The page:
Michele R said...

NN has been given so much high and low news over these past two months. She seems so strong and what an amazing person she must be. Thank you for sharing--sending many positive thoughts.

Amy said...

Well, suck suck suckity suck.

Wow. I just had this realization that it's actually quite bizarre to feel connected to NN, just through reading about her for a couple years now... but I do, and my heart goes out to her, and the concentric circles of people around her touched by this.

We all know she's lucky to have you for a friend & neighbor, for all kinds of reasons.

Only 45. Ooog.


Fantastic Forrest said...

I know it seems ludicrous to believe that a positive attitude can defeat cancer, but I do think it can provide a real booster effect to the other treatments. I'm glad NN is optimistic. And I know you will be there to listen and comfort if that optimism flags.


Formerly known as Frau said...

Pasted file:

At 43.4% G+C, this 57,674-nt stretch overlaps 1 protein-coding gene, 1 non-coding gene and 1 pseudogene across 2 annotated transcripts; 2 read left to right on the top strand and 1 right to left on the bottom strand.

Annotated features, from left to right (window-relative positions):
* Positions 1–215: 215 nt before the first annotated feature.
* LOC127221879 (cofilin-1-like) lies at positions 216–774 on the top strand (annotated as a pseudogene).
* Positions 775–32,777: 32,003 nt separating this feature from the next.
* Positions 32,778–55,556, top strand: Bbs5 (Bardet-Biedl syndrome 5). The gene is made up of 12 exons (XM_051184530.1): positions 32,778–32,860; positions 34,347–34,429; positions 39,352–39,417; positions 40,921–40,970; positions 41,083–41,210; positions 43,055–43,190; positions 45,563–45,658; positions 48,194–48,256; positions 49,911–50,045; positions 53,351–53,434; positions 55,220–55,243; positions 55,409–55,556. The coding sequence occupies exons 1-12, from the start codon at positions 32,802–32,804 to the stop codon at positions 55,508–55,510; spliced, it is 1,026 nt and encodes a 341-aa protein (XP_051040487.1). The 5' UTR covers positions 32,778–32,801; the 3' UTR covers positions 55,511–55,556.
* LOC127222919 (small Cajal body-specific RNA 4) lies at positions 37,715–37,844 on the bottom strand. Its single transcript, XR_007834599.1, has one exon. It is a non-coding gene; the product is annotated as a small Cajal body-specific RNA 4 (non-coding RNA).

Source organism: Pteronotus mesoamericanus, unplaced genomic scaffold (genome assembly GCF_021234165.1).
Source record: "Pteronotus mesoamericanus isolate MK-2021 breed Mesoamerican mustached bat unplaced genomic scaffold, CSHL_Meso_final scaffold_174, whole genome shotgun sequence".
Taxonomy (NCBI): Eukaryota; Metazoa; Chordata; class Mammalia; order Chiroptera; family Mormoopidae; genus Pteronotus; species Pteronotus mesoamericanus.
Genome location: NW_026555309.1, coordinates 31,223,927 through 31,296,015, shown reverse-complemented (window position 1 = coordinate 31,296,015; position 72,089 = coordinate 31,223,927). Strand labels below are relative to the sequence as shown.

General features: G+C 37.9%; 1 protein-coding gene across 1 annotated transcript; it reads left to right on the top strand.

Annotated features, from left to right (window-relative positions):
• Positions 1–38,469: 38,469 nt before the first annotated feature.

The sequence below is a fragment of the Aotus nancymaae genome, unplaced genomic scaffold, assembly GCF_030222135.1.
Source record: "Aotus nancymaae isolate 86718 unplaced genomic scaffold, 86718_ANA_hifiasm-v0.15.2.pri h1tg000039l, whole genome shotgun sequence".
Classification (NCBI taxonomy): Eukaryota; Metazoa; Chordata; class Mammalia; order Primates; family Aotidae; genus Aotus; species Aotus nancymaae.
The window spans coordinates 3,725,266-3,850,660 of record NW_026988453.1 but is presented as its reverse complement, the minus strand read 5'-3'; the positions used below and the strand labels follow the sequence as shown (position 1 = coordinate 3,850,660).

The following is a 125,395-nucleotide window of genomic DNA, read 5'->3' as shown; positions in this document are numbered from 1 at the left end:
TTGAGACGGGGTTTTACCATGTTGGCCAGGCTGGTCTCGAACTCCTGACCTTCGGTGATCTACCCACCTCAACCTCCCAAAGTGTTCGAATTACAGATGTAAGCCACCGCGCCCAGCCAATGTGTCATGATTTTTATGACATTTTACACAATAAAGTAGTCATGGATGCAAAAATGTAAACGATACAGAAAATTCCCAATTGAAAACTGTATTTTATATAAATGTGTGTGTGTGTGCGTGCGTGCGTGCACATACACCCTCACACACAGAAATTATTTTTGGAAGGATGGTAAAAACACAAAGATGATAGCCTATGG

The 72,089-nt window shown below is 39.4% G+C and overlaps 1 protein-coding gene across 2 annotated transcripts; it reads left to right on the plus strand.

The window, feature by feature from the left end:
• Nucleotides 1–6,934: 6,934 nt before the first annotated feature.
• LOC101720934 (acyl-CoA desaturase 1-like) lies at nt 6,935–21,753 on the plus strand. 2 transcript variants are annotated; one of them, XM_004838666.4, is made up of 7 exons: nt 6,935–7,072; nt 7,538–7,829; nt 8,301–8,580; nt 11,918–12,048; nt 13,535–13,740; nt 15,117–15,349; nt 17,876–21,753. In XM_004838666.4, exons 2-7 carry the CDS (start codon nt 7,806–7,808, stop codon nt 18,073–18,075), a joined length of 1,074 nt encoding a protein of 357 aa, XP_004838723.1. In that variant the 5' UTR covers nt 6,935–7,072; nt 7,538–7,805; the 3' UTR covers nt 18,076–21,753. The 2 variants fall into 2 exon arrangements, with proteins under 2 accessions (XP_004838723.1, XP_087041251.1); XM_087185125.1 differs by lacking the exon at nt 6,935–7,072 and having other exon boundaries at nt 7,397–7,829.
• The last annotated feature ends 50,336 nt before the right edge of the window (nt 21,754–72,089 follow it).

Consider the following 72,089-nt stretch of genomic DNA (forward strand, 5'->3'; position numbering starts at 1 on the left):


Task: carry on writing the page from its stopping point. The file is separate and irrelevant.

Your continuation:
CANCER does suck! I'm praying for your friend I hope she is a fighter and wins this one.

Bee said...

Fucking cancer is right.
The Guardian (English newspaper) did a story about cancer a few weeks ago and it suggested that we are just going to get used to its ubiquitousness . . . that implanted in our genes is the tendency for cells to turn malignant . . . and obviously we have unleashed various environmental forces which are exacerbating the whole process.
This is the first year (in five) that I haven't had a friend undergoing the treatment for breast cancer. 1 in 8, they are now saying.

Sending you sympathy.

Aspenchick said...

My uncle was diagnosed with colon cancer, stage III, liver involvement a couple of years ago. He had surgery, took a pill form of chemo which was mostly well tolerated and he is 18 months out and all of his scans are clear. I wish the best of health to your friend!